The Cruel Rural Life In Thomas Williams Goose Pond

Decent Essays
“Goose Pond”
“Goose Pond”, written by Thomas Williams seemingly is a novel about the tranquil rural life but intricately portrays the mind and state of a fifty-eight year old man who has just lost his wife. Having natural and peaceful aspects, the story itself is not about the simple rural life in the woods. It depicts how Robert Hurley began to deal and come to terms with his sudden loneliness and realization of his eventual death. Including both the realistic cruelty of life alone and the expectation readers would have from a novel—such like a Norman Rockwell painting; he keeps the readers indulged in the mind and heart of the lonesome Robert Hurley.

Throughout the story, Williams incorporates aspects of the blissful nature; however, he also insures that he includes the reality of what Robert is going through by the killing of the deer—the climax of the story. After the loss of his wife, Robert is lost and to his children this was “as unsettling to them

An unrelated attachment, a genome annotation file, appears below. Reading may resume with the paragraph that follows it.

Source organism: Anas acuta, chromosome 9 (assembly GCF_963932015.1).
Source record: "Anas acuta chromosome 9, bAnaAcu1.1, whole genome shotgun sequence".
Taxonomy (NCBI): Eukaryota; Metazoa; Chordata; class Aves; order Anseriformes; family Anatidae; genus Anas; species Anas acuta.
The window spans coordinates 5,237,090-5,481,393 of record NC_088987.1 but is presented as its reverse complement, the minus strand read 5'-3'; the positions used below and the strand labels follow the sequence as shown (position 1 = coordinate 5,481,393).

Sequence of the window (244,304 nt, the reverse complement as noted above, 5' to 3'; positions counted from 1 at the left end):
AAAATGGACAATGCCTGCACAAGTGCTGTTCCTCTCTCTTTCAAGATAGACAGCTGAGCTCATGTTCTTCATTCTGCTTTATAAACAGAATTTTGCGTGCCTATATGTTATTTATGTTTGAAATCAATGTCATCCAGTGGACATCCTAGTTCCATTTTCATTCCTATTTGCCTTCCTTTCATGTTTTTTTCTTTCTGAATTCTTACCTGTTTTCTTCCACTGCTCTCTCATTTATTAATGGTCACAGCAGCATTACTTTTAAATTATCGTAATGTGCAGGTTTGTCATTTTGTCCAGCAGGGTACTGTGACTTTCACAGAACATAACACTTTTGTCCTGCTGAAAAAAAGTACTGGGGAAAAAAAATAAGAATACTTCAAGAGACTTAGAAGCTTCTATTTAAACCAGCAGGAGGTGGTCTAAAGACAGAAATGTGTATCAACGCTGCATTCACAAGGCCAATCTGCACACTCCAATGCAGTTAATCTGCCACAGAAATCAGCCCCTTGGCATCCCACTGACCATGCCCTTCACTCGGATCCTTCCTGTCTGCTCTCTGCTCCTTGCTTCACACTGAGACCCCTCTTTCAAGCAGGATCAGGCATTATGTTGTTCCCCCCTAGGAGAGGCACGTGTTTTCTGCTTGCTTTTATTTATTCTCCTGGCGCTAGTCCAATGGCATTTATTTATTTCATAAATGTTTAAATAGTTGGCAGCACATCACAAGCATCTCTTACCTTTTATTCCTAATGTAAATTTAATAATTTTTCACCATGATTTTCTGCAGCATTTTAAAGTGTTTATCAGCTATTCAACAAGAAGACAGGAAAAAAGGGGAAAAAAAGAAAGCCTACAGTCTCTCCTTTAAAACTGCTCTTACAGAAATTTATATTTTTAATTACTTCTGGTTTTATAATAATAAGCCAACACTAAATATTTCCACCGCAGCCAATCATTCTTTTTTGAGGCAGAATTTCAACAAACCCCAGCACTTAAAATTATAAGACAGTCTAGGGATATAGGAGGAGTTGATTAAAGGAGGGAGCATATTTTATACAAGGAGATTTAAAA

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With the overwhelming detail, the readers are able to imagine the perfect replication of what Robert is seeing in the story and this allows for the detachment from reality. At the verge of the climax of the story, Robert sees a doe: “he was alone with the [it] in a green world that seemed to cru for rich red, and he did not have time to think; it was enough that he sensed the doe’s quick decision to leave him” and at that moment, “the arrow sliced through the deer” (1670).
The killing of the deer is symbolically the main point in this short story as it is Robert’s psychological outburst with him trying to face his wife’s death and finally becoming content with himself and “the dangerous journey down the

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